February 18, 2021

Background:  Headache was the 5th most common reason for patients to present to the emergency department in the US in 2016.  Often ED providers include IV fluid boluses in their headache treatment cocktail, with prior research demonstrating IV fluids are included approximately 40% of the time (Jones).  While dehydration may precipitate some headaches, there is little evidence to support the use of IV fluids for their treatment.

December 7, 2020

Background: SARS-CoV-2 infection has resulted in a high mortality rate, with the majority of deaths resulting from respiratory failure. As waves of the pandemic continue to overwhelm healthcare systems throughout the world, a pragmatic risk stratification tool that would allow for the early identification of patients with COVID-19 infection who are at the highest risk of death could help guide the management of individual patients as well as resource utilization.  In a systematic review from April 2020, Wynants et al found that prediction models have rapidly entered the literature since the start of the covid-19 pandemic, but that they are of questionable quality and at high risk of bias, and as such are not ready for general use.  A prediction model based on a large cohort with high quality methods would be of great value to the medical community.  

October 22, 2020

Background: Acute gastroenteritis (AGE) is a very common emergency department (ED) presentation, with “approximately 1.5 million pediatric outpatient visits and 200,000 admissions” each year (Benary).   Treatment for AGE is mainly supportive, utilizing rehydration therapy and antiemetic medications.  One common and well studied antiemetic is ondansetron, which has been shown to be effective at controlling vomiting and decreasing hospitalization rates in pediatric patients.  Despite its widespread use within the emergency department, there is significant variation in the use of ondansetron as a discharge prescription, with providers noting the fear of masking a worsening condition or missed diagnosis and thus preventing a necessary return visit.  

September 28, 2020

Background: FOOSH injuries, or falls onto outstretched hands, are a common presentation to the emergency department, and can frequently result in scaphoid fractures.  In fact, scaphoid fractures “account for 90% of all carpal fractures and 2-7% of all fractures” (Dias).  The most common location for a scaphoid fracture is within the scaphoid waist.  As with any fracture, in treating a scaphoid fracture, the goal is to stabilize fracture fragments in alignment to allow healing.  For scaphoid fractures, this can be accomplished with either casting to immobilize the wrist or by placing a screw through the fracture.  Traditional treatment strategy usually included plaster cast immobilization for 6-10 weeks, with operative fixation only for the roughly 10% of cases in which healing was unsatisfactory.  In recent years, however, there has been a trend toward early surgical intervention.  This trend results in higher costs and more invasive procedures, but is thought to speed recovery, allowing for earlier return to normal function.  In 2018, a systematic review and meta-analysis (14 trials with 765 patients) by Li et al compared surgical vs. non-surgical treatment of scaphoid waist fractures showed “no statistical difference in patient satisfaction, pain, and The Disability of the Arm, Shoulder, and Hand scores between surgical treatment and nonsurgical treatment.” Due to the variable quality of the data analyzed, the authors recommended further high-quality studies (Li).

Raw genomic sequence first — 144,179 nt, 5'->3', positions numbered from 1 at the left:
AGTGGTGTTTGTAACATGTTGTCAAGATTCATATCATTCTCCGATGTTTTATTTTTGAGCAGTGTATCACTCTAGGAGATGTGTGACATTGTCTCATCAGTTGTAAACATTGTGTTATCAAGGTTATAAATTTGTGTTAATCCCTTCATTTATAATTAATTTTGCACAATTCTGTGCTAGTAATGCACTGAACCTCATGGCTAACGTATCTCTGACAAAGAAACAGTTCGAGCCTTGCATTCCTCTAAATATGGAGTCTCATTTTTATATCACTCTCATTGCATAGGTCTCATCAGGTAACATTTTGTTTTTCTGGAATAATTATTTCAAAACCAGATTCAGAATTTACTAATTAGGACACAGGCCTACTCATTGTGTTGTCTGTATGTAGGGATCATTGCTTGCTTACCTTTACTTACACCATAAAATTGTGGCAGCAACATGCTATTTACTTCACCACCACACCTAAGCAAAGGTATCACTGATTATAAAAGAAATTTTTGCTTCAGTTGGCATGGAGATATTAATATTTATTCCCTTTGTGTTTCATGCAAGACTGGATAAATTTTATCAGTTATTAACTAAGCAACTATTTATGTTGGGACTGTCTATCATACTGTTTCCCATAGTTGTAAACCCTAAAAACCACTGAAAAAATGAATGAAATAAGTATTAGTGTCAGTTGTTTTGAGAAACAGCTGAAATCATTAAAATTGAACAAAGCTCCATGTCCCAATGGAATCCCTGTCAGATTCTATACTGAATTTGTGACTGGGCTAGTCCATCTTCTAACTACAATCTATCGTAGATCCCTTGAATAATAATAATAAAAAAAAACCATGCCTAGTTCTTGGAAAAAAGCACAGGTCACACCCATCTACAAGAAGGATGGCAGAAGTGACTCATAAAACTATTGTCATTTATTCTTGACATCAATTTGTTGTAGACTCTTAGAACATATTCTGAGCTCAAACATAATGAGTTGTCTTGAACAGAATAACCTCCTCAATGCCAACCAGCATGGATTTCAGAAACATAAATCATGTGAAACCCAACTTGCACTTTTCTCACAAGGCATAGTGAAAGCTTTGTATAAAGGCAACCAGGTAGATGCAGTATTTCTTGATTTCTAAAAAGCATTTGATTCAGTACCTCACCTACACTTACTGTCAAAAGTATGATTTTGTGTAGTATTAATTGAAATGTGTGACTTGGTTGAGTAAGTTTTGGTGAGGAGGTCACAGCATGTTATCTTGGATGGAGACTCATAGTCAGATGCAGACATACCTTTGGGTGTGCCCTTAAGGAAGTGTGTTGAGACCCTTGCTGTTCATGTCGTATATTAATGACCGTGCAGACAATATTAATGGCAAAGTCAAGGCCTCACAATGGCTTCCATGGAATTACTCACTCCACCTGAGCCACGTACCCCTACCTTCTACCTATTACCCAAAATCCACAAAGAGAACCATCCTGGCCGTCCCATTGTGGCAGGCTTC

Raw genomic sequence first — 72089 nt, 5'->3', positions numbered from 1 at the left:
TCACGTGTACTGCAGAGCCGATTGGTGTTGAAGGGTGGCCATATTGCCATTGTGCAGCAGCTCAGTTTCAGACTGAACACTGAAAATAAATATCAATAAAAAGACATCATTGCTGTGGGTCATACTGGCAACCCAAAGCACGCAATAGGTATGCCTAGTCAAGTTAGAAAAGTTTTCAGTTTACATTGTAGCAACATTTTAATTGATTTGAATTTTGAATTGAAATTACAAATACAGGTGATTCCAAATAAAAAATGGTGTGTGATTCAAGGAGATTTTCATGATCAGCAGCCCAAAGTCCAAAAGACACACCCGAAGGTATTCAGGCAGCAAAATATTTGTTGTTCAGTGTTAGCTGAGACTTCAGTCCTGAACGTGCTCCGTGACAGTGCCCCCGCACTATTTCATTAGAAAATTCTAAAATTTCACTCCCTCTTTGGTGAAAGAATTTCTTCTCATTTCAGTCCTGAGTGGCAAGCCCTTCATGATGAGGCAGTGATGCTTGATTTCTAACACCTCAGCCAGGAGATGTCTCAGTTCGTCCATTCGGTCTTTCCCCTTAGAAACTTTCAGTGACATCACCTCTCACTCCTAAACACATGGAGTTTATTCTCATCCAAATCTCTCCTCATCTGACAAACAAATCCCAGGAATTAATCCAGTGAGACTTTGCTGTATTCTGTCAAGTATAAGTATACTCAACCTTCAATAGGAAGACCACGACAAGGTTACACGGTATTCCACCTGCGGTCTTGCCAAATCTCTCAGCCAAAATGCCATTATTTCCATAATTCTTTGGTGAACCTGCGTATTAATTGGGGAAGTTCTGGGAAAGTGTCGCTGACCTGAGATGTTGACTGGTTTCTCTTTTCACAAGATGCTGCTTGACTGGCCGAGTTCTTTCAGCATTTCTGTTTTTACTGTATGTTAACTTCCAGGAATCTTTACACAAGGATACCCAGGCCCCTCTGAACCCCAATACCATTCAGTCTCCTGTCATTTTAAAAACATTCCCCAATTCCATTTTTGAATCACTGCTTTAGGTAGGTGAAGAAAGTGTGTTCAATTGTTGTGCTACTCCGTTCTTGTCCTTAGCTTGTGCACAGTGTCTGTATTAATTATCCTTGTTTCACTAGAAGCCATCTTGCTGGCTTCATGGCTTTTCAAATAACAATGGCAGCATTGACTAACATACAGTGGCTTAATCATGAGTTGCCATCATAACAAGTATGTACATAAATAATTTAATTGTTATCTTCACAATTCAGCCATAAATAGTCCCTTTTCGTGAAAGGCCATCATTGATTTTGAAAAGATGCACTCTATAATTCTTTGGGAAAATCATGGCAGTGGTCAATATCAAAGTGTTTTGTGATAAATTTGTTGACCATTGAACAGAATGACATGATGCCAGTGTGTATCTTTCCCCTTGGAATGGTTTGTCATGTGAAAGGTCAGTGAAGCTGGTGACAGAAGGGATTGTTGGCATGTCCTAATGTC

March 9, 2020

Background: Oxygen therapy is frequently used in the emergency department for the treatment of hypoxia and respiratory failure and can be delivered in a variety of ways. Conventional oxygen therapy (COT) via nasal cannula is often a first line treatment, but has some drawbacks, including inability to deliver a precise concentration and volume of oxygen, inability to deliver high enough concentration and volume of oxygen, inability to heat and humidify, and poor tolerance.  While it is able to deliver more precise, high flow oxygen, noninvasive ventilation (NIV) also presents a comfort challenge for many patients. High flow nasal cannula (HFNC) has been introduced as an alternative to COT and NIV. It can be used to deliver heated, humidified oxygen at high rates (up to 60 L/min) and maintain a set oxygen fraction. Prior randomized controlled trials (RCTs) and meta-analysis comparing HFNC to COT and NIV have demonstrated conflicting results. Additionally, none of these previous meta-analyses have evaluated emergency department (ED) patients.